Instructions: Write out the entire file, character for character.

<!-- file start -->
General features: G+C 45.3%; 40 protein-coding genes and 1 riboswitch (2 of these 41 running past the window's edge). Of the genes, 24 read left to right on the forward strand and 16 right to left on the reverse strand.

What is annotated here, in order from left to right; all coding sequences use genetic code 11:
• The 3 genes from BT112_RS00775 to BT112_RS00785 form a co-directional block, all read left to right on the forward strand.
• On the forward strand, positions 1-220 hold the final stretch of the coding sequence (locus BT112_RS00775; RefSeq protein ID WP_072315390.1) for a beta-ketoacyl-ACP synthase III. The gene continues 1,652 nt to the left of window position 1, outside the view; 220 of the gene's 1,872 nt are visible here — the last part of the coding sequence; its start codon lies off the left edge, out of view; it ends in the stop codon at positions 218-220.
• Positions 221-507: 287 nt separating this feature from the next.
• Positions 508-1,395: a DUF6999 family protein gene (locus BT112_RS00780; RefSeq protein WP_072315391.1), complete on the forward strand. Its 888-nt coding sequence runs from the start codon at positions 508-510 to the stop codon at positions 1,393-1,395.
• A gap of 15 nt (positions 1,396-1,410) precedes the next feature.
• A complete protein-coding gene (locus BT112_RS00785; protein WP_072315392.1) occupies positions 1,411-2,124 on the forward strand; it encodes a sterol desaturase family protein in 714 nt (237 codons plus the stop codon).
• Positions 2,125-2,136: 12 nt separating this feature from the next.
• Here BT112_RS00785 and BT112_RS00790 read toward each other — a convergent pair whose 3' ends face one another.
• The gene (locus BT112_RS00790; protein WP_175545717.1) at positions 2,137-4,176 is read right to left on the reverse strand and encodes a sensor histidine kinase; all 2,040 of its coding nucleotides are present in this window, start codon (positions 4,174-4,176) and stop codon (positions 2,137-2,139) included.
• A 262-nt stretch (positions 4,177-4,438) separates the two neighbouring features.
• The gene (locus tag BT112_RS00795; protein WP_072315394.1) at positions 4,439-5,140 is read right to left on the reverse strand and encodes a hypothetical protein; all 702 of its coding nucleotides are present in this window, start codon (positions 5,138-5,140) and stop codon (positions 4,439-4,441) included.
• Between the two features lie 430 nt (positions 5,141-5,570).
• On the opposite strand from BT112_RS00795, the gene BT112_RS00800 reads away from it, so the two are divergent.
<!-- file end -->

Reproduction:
General features: G+C 45.3%; 40 protein-coding genes and 1 riboswitch (2 of these 41 running past the window's edge). Of the genes, 24 read left to right on the forward strand and 16 right to left on the reverse strand.

What is annotated here, in order from left to right; all coding sequences use genetic code 11:
• The 3 genes from BT112_RS00775 to BT112_RS00785 form a co-directional block, all read left to right on the forward strand.
• On the forward strand, positions 1-220 hold the final stretch of the coding sequence (locus BT112_RS00775; RefSeq protein ID WP_072315390.1) for a beta-ketoacyl-ACP synthase III. The gene continues 1,652 nt to the left of window position 1, outside the view; 220 of the gene's 1,872 nt are visible here — the last part of the coding sequence; its start codon lies off the left edge, out of view; it ends in the stop codon at positions 218-220.
• Positions 221-507: 287 nt separating this feature from the next.
• Positions 508-1,395: a DUF6999 family protein gene (locus BT112_RS00780; RefSeq protein WP_072315391.1), complete on the forward strand. Its 888-nt coding sequence runs from the start codon at positions 508-510 to the stop codon at positions 1,393-1,395.
• A gap of 15 nt (positions 1,396-1,410) precedes the next feature.
• A complete protein-coding gene (locus BT112_RS00785; protein WP_072315392.1) occupies positions 1,411-2,124 on the forward strand; it encodes a sterol desaturase family protein in 714 nt (237 codons plus the stop codon).
• Positions 2,125-2,136: 12 nt separating this feature from the next.
• Here BT112_RS00785 and BT112_RS00790 read toward each other — a convergent pair whose 3' ends face one another.
• The gene (locus BT112_RS00790; protein WP_175545717.1) at positions 2,137-4,176 is read right to left on the reverse strand and encodes a sensor histidine kinase; all 2,040 of its coding nucleotides are present in this window, start codon (positions 4,174-4,176) and stop codon (positions 2,137-2,139) included.
• A 262-nt stretch (positions 4,177-4,438) separates the two neighbouring features.
• The gene (locus tag BT112_RS00795; protein WP_072315394.1) at positions 4,439-5,140 is read right to left on the reverse strand and encodes a hypothetical protein; all 702 of its coding nucleotides are present in this window, start codon (positions 5,138-5,140) and stop codon (positions 4,439-4,441) included.
• Between the two features lie 430 nt (positions 5,141-5,570).
• On the opposite strand from BT112_RS00795, the gene BT112_RS00800 reads away from it, so the two are divergent.